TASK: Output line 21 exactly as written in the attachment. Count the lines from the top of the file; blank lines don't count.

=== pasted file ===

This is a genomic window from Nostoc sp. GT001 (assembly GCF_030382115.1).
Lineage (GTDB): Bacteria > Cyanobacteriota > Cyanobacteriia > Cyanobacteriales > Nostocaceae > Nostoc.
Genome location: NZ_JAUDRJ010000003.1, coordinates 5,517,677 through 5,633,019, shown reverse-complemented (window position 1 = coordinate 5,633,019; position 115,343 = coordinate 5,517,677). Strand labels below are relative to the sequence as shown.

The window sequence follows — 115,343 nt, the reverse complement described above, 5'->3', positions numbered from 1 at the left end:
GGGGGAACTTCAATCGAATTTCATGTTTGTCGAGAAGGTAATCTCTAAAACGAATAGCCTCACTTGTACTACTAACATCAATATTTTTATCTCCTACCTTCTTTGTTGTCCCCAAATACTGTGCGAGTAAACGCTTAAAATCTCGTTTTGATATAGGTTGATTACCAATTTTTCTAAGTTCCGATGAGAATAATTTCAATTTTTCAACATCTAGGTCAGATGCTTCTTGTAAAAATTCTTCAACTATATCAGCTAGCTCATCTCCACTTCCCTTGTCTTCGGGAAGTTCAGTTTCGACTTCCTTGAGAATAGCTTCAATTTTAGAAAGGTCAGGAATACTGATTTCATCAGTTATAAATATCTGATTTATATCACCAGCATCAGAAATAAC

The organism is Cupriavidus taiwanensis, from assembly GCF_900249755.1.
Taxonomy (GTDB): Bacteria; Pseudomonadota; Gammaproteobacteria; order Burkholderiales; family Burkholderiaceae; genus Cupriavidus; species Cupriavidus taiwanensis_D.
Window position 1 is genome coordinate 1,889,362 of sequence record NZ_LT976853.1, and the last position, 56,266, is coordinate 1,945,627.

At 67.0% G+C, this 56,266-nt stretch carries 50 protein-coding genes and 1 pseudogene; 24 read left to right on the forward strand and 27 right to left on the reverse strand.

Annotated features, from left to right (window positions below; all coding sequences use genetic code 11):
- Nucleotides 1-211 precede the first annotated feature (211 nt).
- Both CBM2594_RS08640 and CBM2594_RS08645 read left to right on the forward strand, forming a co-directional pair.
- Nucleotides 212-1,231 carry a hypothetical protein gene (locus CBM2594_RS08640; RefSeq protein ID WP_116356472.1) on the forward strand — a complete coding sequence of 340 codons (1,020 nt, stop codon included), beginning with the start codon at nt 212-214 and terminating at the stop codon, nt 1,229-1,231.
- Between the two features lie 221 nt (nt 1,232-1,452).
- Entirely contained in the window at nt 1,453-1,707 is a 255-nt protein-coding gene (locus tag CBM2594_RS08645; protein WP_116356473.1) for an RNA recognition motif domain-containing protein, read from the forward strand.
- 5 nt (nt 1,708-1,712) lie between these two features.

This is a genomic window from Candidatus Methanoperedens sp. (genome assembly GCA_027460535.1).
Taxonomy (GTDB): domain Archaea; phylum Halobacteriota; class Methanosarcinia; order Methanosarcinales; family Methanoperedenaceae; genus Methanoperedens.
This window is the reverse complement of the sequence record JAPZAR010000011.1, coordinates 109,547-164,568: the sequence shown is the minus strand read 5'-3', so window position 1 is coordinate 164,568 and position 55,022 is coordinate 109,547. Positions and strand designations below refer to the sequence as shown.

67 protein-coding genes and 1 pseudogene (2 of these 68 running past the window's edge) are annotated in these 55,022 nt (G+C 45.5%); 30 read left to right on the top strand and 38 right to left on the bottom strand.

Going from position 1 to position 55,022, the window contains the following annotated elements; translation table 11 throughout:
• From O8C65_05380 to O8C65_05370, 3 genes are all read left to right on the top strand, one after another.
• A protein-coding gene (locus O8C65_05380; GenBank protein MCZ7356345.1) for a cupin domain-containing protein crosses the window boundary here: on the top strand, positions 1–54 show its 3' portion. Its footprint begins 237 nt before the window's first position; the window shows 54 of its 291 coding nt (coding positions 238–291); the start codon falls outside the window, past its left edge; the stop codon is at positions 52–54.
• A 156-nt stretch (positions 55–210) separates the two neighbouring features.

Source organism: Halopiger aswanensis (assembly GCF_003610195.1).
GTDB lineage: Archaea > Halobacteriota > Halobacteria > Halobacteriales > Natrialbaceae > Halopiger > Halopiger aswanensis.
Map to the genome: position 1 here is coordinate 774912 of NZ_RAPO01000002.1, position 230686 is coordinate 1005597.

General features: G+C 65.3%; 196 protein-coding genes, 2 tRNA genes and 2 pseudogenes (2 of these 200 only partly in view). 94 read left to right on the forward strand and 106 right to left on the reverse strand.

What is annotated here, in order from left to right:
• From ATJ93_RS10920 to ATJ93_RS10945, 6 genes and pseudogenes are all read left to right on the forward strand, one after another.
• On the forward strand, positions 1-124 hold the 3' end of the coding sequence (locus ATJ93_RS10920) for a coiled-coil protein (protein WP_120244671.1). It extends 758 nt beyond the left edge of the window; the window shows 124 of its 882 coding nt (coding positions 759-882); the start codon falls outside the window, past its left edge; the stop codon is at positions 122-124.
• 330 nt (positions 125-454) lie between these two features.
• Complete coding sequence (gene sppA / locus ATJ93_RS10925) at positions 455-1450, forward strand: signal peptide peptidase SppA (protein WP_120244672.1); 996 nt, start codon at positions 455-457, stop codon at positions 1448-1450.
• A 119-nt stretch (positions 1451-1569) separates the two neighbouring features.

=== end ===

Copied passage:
Going from position 1 to position 55,022, the window contains the following annotated elements; translation table 11 throughout: